DHAKA, Bangladesh 

An estimated 108,037 Rohingya children have been born in refugee camps in Bangladesh and Myanmar over the past several years amid unsuitable living conditions, according to a new study. 

They have limited access to education and healthcare, no freedom of movement and are almost entirely dependent on aid, an analysis by the humanitarian aid organization Save the Children found.

Save the Children analyzed population data from the refugee camps in Bangladesh since August 2017 and the displacement camps in Myanmar’s Rakhine State since 2012 to mark three years since more than 700,000 Rohingya fled Myanmar in the wake of brutal violence which the UN has described as a “textbook example of ethnic cleansing.”

There are currently an estimated 75,971 children under three years old in the refugee camps in Cox’s Bazar, or 9% of the total refugee population, nearly all of whom were born after their mothers fled from Myanmar, the study added.

More than 1 million Rohingya refugees are living in Bangladesh, and nearly half of them are children.

“I’m worried about my children’s education, their future, their behavior,” Hamida Begum, the mother of three-year-old Runa, told Save the Children.

They are currently taking shelter at a refugee camp on the south coast of Bangladesh Cox’s Bazar.

“I can’t give them whatever they ask for as we don’t have money. We can’t fulfil their dreams. We can’t love and take care of them properly. That’s why I feel very sad. I can’t provide them with good food. When they ask for anything, I can’t give it to them,” she said.

Runa has suffered from chronic undernutrition her whole life.

In Myanmar, displacement camps in Rakhine State have been housing Rohingya Muslims as well as Kaman Muslims since 2012 following previous waves of ethnic violence.

Using UNHCR data from Myanmar up to December 2019, Save the Children estimates there are 32,066 children under seven years of age spread across 21 camps, representing over 25% of the displaced population.

“The birth of a child is a joyous occasion […] We teach our children to dream big, but for a child who knows nothing but a refugee camp, many of their hopes and dreams will seem out of reach. The people and government of Bangladesh welcomed the refugees when they fled violence in their home country, but three years on, we are no closer to a sustainable solution to this refugee crisis,” said Onno van Manen, Bangladesh Country Director for Save the Children.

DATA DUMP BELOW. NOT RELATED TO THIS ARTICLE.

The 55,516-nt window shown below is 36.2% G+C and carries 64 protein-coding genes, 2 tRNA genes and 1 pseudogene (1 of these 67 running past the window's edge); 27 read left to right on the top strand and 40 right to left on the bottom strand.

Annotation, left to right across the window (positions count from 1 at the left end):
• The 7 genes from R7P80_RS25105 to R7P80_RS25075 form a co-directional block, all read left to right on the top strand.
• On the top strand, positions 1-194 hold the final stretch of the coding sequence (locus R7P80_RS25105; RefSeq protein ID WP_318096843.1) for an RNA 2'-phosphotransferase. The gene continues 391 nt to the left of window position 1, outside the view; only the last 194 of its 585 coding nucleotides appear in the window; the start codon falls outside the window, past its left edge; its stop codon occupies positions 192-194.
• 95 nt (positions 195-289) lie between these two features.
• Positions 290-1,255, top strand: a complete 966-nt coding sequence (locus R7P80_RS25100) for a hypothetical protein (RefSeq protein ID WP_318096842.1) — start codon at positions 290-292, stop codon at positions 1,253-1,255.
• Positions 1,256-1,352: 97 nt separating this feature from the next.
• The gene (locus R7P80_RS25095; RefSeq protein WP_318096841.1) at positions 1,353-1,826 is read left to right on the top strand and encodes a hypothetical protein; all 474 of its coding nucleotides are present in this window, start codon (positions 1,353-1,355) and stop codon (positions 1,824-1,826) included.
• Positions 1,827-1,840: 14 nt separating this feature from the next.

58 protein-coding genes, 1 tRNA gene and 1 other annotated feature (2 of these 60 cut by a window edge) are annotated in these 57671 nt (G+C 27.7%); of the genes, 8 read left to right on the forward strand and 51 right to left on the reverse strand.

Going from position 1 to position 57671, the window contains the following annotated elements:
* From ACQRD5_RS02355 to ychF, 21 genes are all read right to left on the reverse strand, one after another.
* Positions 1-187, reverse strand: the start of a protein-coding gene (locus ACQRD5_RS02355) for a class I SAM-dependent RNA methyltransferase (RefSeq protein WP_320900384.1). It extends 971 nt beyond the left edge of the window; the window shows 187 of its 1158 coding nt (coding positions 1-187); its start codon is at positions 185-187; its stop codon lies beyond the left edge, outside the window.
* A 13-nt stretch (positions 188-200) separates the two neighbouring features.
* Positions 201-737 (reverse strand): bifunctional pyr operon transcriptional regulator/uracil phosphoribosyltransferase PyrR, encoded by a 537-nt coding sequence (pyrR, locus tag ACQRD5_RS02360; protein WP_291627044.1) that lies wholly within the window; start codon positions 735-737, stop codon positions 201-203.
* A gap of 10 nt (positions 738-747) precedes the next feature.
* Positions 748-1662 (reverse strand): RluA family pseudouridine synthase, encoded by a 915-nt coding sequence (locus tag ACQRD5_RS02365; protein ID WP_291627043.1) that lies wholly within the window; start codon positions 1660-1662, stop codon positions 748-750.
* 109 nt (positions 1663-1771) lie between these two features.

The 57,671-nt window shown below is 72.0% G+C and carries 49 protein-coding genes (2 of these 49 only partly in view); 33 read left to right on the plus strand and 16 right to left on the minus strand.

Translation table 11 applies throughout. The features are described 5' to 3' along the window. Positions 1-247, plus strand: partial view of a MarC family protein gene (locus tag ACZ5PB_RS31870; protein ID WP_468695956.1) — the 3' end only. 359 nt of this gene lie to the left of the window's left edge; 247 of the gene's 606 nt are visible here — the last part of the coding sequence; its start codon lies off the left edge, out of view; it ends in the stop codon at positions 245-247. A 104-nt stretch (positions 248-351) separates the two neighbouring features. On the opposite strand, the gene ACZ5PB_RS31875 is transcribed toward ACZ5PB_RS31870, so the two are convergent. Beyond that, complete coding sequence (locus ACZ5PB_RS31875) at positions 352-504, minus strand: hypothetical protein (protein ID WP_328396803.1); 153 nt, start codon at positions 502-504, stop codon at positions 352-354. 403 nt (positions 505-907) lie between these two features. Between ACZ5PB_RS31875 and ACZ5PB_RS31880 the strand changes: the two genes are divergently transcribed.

“Rohingya children and families must be able to return to their homes in Myanmar voluntarily and in a safe and dignified manner. World leaders – particularly those with close ties to Myanmar – must do everything they can to encourage a swift resolution to this crisis. We can’t allow the years to pile up and for children to spend their entire childhoods in confinement,” Manen said.

Nay San Lwin, co-founder of the Free Rohingya Coalition, told Anadolu Agency that “they (Rohingya children) all deserve the conditions all global citizens have. Unfortunately, the world’s leaders are failing us.”

“Formal education for the children is very important. I saw a lot of learning centers in the camps, but those are not going to help improve [their] education,” he said, adding these children “won’t have a future at all unless the world unites to act against the ongoing genocide in Myanmar.”

Persecuted people

The Rohingya, described by the UN as the world’s most persecuted people, have faced heightened fears of attack since dozens were killed in communal violence in 2012.

According to Amnesty International, more than 750,000 Rohingya refugees, mostly women and children, fled Myanmar and crossed into Bangladesh after Myanmar forces launched a crackdown on the minority Muslim community in August 2017, pushing the number of persecuted people in Bangladesh above 1.2 million.

Since Aug. 25, 2017, nearly 24,000 Rohingya Muslims have been killed by Myanmar’s state forces, according to a report by the Ontario International Development Agency (OIDA).

More than 34,000 Rohingya were also thrown into fires, while over 114,000 others were beaten, said the OIDA report, titled Forced Migration of Rohingya: The Untold Experience.

As many as 18,000 Rohingya women and girls were raped by Myanmar’s army and police and over 115,000 Rohingya homes were burned down, while 113,000 others were vandalized, it added.

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